I do not know what justifies the latter as more plausible, since the latter must posit a character that had never been mentioned and comes awfully close to being a Deus ex machina. Either way, I don't know the the origin of this explanation I favor. Since I do not believe I arrived at it independently, nor do I believe that Nili S. Fox was mechadesh it, I will have to confess that I don't know. But I am sure it is not a medieval Jewish explanation,*** nor a medieval (or earlier) Christian one.

In other words, one must note that none of the classic or not-so-classic commentators thought of Hab. 3:7. Although the results of modern philology, archaeology and other kinds of critical study was not available to them, almost every one of them knew the text of the Bible practically, if not literally, by heart. It seems unlikely that this explanation should have eluded all the "very smart, very exacting, very sensitive exegetes" (if I may quote myself)! Ordinarily this should give one pause. One must consider if all those people, or at least some of them, did make the connection but rejected it as a plausible explanation. If so, why? Since all of them are silent while usually at least one of the exegetes will discuss a possibility that they reject, one is inclined to believe that this simply did not occur to any of them. That is, they didn't reject it if they didn't consider it!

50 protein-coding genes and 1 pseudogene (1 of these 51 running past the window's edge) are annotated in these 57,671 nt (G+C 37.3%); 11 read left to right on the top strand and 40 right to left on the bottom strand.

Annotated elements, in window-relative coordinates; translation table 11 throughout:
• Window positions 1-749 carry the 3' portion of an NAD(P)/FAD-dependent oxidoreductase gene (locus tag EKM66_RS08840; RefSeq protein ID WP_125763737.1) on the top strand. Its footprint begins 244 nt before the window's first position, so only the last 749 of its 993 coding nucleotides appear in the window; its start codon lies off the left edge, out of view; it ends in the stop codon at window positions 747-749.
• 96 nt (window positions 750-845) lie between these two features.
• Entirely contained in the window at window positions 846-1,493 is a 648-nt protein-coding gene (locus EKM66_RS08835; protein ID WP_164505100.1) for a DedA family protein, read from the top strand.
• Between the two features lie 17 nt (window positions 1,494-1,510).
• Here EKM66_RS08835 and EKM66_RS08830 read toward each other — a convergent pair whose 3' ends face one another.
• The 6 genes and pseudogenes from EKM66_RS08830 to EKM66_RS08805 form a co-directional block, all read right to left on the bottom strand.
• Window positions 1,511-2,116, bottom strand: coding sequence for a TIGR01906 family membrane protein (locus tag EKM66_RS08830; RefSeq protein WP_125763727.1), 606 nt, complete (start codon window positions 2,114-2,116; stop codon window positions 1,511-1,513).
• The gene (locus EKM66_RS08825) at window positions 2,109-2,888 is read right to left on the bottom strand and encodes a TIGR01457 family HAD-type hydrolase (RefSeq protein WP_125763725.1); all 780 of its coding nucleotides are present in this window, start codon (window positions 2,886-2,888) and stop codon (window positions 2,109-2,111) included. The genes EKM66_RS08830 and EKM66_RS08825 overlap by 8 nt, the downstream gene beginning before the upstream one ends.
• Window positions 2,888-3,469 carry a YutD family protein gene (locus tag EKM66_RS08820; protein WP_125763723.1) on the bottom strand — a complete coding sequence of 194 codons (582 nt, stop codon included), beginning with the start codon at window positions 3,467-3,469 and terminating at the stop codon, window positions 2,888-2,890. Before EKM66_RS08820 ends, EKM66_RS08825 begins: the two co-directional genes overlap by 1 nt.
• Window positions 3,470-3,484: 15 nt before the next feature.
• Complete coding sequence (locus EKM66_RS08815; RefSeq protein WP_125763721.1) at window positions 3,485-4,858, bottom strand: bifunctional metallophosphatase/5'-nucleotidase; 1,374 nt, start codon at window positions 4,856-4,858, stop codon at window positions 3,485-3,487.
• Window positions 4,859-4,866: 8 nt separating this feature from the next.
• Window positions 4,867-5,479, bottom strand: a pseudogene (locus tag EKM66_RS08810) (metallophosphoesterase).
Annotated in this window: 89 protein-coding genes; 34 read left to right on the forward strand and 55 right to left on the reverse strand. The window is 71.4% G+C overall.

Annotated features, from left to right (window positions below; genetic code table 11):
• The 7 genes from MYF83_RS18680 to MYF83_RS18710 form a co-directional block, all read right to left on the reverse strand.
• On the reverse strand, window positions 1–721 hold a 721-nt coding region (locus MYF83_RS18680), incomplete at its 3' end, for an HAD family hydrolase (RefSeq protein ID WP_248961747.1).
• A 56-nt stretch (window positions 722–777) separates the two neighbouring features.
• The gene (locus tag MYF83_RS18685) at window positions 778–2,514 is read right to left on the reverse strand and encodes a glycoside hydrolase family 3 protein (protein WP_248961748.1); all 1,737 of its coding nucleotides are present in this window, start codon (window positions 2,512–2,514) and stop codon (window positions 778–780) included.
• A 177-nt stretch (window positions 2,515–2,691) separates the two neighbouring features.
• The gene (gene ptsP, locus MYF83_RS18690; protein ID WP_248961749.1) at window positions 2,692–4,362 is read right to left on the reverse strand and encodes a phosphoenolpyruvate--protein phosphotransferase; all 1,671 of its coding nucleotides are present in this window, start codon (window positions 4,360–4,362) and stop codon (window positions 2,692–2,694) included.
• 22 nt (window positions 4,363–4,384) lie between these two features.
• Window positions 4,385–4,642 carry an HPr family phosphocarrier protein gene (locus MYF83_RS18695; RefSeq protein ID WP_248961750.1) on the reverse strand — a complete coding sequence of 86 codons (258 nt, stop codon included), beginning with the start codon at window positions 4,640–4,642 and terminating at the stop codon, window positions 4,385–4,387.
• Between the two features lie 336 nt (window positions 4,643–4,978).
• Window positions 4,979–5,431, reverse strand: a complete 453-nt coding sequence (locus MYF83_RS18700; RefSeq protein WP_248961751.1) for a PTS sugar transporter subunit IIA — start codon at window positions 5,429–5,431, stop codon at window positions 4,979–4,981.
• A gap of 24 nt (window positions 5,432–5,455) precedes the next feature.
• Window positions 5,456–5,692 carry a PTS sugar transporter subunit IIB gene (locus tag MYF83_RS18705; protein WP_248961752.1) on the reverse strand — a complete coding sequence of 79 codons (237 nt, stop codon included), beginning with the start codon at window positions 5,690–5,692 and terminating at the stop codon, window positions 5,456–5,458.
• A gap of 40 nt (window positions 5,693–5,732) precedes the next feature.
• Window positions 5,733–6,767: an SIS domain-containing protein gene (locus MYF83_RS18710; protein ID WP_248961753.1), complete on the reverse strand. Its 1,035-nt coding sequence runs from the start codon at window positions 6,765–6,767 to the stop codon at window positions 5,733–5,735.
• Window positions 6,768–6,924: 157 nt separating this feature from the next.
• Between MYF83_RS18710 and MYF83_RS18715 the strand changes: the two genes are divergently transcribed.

Is it possible that the true peshat, the true authorial intent of this little story in the Chumash was not discerned until relatively recently? That seems so farfetched! And yet, the exegetes themselves offer convincing peshat explanations which had not been given and evidently not thought of before their time. Why should there be a cap on original and true (or likely) exegesis? Did not Rashi acknowledge that every day he was refining his understanding of the peshat?

A justly famous example of a success of a modern discipline (archaeology) shedding light on what is almost certainly the correct peshat (authorial intent).

Sure: maybe my preferred explanation here is flawed. But why? Tell me what's wrong with it. Is it that no one seems to have understood it that way until recently? Is it that she should have been called a "Cushanite" instead of "Cushite"? Help me out here.